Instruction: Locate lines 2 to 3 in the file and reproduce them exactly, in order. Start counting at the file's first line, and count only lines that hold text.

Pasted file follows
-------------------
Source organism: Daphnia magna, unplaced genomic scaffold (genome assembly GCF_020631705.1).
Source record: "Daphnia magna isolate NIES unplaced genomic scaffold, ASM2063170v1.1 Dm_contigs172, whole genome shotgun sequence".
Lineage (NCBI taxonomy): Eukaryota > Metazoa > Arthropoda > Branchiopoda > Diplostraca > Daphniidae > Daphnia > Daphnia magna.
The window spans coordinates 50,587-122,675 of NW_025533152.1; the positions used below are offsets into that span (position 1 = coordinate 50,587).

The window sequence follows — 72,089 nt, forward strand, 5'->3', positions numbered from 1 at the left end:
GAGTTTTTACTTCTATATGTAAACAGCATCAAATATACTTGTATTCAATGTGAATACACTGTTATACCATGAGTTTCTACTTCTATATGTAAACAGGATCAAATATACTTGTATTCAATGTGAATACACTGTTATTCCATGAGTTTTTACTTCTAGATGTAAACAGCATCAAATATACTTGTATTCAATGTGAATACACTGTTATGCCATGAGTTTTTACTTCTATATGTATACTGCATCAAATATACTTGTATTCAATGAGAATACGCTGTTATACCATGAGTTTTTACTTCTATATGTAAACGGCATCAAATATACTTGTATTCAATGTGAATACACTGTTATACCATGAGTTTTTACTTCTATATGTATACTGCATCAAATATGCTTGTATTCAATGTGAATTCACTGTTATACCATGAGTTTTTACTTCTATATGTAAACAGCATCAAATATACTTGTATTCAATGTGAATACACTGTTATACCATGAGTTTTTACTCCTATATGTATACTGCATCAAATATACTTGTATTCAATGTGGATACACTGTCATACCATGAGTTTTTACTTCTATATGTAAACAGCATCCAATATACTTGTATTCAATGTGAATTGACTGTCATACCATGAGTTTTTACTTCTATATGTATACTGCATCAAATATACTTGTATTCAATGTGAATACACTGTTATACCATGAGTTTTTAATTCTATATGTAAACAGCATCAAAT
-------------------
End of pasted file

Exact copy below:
Source record: "Daphnia magna isolate NIES unplaced genomic scaffold, ASM2063170v1.1 Dm_contigs172, whole genome shotgun sequence".
Lineage (NCBI taxonomy): Eukaryota > Metazoa > Arthropoda > Branchiopoda > Diplostraca > Daphniidae > Daphnia > Daphnia magna.